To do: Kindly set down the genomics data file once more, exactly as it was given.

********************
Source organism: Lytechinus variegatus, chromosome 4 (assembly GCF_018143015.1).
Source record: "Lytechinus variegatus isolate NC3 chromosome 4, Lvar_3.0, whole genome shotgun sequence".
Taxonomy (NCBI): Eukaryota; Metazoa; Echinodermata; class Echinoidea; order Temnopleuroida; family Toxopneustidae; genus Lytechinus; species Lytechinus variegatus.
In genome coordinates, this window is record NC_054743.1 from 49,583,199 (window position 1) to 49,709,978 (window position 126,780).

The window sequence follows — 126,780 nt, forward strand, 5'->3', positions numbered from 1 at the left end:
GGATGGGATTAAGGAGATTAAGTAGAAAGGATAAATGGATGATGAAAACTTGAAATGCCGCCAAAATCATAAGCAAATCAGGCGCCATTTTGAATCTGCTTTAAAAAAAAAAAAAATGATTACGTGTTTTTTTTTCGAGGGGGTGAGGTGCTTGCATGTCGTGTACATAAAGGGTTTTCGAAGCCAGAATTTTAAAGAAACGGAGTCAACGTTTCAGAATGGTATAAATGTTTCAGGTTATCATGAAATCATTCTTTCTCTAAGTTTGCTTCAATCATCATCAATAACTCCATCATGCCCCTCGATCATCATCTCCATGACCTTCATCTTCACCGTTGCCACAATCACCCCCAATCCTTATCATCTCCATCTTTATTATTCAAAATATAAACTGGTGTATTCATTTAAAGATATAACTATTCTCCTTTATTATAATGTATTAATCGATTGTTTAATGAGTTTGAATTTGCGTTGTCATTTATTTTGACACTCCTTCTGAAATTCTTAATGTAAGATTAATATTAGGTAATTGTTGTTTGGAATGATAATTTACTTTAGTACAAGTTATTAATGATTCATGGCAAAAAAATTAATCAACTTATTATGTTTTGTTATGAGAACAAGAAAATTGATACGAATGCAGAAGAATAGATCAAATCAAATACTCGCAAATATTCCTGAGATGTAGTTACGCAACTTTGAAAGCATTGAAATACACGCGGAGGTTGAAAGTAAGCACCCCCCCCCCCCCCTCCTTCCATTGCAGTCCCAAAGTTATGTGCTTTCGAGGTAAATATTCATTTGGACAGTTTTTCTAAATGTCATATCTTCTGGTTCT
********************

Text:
Source organism: Lytechinus variegatus, chromosome 4 (assembly GCF_018143015.1).
Source record: "Lytechinus variegatus isolate NC3 chromosome 4, Lvar_3.0, whole genome shotgun sequence".
Taxonomy (NCBI): Eukaryota; Metazoa; Echinodermata; class Echinoidea; order Temnopleuroida; family Toxopneustidae; genus Lytechinus; species Lytechinus variegatus.
In genome coordinates, this window is record NC_054743.1 from 49,583,199 (window position 1) to 49,709,978 (window position 126,780).

The window sequence follows — 126,780 nt, forward strand, 5'->3', positions numbered from 1 at the left end:
GGATGGGATTAAGGAGATTAAGTAGAAAGGATAAATGGATGATGAAAACTTGAAATGCCGCCAAAATCATAAGCAAATCAGGCGCCATTTTGAATCTGCTTTAAAAAAAAAAAAAATGATTACGTGTTTTTTTTTCGAGGGGGTGAGGTGCTTGCATGTCGTGTACATAAAGGGTTTTCGAAGCCAGAATTTTAAAGAAACGGAGTCAACGTTTCAGAATGGTATAAATGTTTCAGGTTATCATGAAATCATTCTTTCTCTAAGTTTGCTTCAATCATCATCAATAACTCCATCATGCCCCTCGATCATCATCTCCATGACCTTCATCTTCACCGTTGCCACAATCACCCCCAATCCTTATCATCTCCATCTTTATTATTCAAAATATAAACTGGTGTATTCATTTAAAGATATAACTATTCTCCTTTATTATAATGTATTAATCGATTGTTTAATGAGTTTGAATTTGCGTTGTCATTTATTTTGACACTCCTTCTGAAATTCTTAATGTAAGATTAATATTAGGTAATTGTTGTTTGGAATGATAATTTACTTTAGTACAAGTTATTAATGATTCATGGCAAAAAAATTAATCAACTTATTATGTTTTGTTATGAGAACAAGAAAATTGATACGAATGCAGAAGAATAGATCAAATCAAATACTCGCAAATATTCCTGAGATGTAGTTACGCAACTTTGAAAGCATTGAAATACACGCGGAGGTTGAAAGTAAGCACCCCCCCCCCCCCCTCCTTCCATTGCAGTCCCAAAGTTATGTGCTTTCGAGGTAAATATTCATTTGGACAGTTTTTCTAAATGTCATATCTTCTGGTTCT